It is a high risk strategy to rely on a VONC and that ‘something’ positive will emerge from the aftermath. Unless and until you form an alternative government, Johnson calls the shots on the timing of a GE and it’s extremely high risk to rely on the Speaker or the Courts stopping Johnson holding the GE after 31 Oct. (In terms of thoping the Courts save the day, I haven’t seen many legal minds lining up to tell Lord Sumption that he is wrong when he says that BJ can do this). Whether we like it or not, there is no support for a second referendum absent a GE. Johnson doesn’t want it, Corbyn doesn’t want it. We don’t have the numbers in Parliament.

    So to stop No Deal you need some form of unity government. Is Corbyn going to back down now and operate under a Lib Dem suggestion to have a Tory as joint leader, even with a Labour MP? Conceivable, but I’d suggest it’s unlikely.

    You have to play to people’s motives. It suits BJ very well to continue along his path, and it suits him even more if he can say he tried to get a deal but was thwarted by Labour, Lib Dems and Remainers by them undermining his No Deal threat. It suits JC very well if we continue down the same path and we end up with a No Deal Brexit that he can blame on both the Tory Government and the Lib Dems and Greens (and SNP etc) for failing to support his attempt to stop it.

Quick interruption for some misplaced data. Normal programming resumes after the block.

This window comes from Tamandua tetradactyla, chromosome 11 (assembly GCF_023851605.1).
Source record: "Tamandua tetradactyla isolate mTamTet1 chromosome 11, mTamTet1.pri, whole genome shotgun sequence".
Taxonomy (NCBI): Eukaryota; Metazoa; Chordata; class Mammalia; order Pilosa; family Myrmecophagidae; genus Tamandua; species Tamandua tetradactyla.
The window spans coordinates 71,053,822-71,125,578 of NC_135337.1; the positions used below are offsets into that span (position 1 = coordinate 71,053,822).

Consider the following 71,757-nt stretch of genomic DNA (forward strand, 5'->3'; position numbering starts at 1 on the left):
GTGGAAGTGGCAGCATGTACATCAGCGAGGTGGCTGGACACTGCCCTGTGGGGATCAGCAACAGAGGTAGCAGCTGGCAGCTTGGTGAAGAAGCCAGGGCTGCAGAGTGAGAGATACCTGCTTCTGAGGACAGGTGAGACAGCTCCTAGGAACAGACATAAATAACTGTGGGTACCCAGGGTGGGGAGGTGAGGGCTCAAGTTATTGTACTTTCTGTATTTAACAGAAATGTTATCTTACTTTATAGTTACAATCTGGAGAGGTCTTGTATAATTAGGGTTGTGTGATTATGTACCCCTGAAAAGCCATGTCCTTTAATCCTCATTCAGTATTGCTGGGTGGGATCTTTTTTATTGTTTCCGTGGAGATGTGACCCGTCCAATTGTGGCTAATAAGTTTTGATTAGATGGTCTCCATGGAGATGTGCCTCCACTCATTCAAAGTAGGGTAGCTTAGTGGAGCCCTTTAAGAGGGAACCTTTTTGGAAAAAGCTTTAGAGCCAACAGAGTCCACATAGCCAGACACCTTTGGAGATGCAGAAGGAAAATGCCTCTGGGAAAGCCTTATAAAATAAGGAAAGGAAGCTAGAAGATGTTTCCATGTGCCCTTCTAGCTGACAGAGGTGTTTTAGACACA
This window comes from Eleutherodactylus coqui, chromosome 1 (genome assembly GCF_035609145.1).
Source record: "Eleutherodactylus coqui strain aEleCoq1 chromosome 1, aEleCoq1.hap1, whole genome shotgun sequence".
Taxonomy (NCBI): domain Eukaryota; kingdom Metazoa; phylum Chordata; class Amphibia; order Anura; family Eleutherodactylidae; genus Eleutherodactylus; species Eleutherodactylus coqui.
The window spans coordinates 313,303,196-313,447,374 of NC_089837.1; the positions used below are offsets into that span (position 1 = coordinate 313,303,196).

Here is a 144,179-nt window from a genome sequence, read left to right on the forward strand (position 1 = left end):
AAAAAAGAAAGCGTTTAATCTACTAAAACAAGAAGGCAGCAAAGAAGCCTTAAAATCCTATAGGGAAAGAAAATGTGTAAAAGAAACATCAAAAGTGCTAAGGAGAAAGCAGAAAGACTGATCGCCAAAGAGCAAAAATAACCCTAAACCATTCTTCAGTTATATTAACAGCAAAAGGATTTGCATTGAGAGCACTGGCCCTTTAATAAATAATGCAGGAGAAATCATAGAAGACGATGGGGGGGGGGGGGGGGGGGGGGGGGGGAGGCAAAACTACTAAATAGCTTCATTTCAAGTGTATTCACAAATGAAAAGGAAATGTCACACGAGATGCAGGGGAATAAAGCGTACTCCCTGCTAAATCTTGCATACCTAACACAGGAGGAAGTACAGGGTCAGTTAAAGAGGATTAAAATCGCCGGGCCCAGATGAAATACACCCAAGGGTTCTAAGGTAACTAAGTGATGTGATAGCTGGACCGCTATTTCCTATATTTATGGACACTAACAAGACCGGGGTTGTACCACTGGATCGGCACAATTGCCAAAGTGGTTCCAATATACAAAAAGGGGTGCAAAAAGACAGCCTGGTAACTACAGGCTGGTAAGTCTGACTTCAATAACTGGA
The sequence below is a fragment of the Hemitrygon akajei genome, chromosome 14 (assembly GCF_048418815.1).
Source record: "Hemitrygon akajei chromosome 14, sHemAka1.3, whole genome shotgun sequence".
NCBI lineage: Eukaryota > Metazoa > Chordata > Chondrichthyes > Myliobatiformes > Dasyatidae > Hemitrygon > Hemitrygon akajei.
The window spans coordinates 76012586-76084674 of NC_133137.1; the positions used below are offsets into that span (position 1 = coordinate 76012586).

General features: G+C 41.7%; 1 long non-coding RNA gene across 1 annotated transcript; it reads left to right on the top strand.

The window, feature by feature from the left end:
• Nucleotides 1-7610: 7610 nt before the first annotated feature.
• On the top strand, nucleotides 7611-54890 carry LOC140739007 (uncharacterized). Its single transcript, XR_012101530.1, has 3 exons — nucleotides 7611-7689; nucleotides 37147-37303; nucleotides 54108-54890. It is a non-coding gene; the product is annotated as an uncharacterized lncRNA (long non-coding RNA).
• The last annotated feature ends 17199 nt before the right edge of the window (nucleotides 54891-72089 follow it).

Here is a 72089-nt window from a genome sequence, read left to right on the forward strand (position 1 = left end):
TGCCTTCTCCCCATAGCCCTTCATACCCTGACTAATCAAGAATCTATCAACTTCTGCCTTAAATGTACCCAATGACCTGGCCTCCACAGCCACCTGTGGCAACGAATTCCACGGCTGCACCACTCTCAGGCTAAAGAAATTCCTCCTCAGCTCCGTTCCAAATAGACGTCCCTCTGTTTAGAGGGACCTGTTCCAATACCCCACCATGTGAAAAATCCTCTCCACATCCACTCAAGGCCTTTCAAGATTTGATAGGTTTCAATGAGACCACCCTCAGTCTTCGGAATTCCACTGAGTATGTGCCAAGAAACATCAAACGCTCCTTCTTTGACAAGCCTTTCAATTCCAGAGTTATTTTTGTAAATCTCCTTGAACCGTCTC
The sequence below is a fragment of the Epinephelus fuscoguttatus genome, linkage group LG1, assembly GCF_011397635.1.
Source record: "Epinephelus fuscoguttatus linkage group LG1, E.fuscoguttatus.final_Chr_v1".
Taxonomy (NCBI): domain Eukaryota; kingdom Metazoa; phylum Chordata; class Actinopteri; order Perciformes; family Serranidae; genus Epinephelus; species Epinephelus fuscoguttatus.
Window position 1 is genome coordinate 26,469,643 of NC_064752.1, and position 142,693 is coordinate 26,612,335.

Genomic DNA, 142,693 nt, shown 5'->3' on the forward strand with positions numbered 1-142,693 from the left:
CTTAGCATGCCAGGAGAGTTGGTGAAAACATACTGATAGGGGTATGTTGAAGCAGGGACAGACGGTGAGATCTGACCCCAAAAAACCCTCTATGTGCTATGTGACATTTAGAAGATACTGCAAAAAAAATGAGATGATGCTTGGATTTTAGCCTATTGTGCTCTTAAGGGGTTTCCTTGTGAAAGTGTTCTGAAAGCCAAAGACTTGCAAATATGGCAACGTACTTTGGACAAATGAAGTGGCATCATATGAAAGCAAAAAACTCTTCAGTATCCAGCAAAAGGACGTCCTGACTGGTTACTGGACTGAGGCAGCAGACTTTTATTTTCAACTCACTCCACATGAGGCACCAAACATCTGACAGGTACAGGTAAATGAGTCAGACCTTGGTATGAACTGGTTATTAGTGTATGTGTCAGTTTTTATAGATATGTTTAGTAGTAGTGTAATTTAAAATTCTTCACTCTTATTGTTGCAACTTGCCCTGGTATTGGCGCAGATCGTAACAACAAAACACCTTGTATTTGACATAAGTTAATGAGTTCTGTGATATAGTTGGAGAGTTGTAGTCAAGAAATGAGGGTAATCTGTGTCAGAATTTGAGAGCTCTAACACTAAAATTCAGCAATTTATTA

If we go into a GE scenario where we have left the EU with No Deal, and we were in a position to have stopped it by working with Corbyn, I think the party is a busted flush. Rejoin isn’t going to be on the agenda for at least one election cycle, and if it comes to the question of who is best suited to lead us out of the ensuing mess then it’s largely going to be a bunfight between Johnson and Corbyn. We might hoover up some staunch pro-EU votes but I strongly suspect a lot of our recent momentum is built on being the party best placed to oppose Brexit/No Deal, which we will have manifestly failed to do that. And when those options aren’t there any more, what is the draw to make enough people vote for us? We’ll just be a small party that put its own principles ahead of the good of the country.


  • So we need a GE before Brexit to be able to best capitalise on the Stop Brexit momentum, and we’re not going to get that through any means other than getting the support of the second largest party. That party is, whether we like it or not, led by JC. So, whether we like it or not, it’s his plan we need to get behind. Our role should be to make sure it is actually a unity (and not labour) government, and that it’s limited purely to getting a GE, and getting that binding commitment to holding that referendum should the Lib Dems & Labour hold the balance of power at the end of it.

    Yes we might lose a GE and see Johnson romp home with a clear majority, but we are currently losing on Brexit anyway. And if you somehow orchestrate a referendum ahead of a GE, with a Johnson Govt and Farage’s party leading a No Deal campaign, there’s a good chance we lose that too.

    We need a GE before Brexit, we need to win as many Lib Dem seats as we can on the back of ‘Stop Brexit’ whilst we can still use that slogan, and we need to then influence the Brexit agenda from a position of greater strength.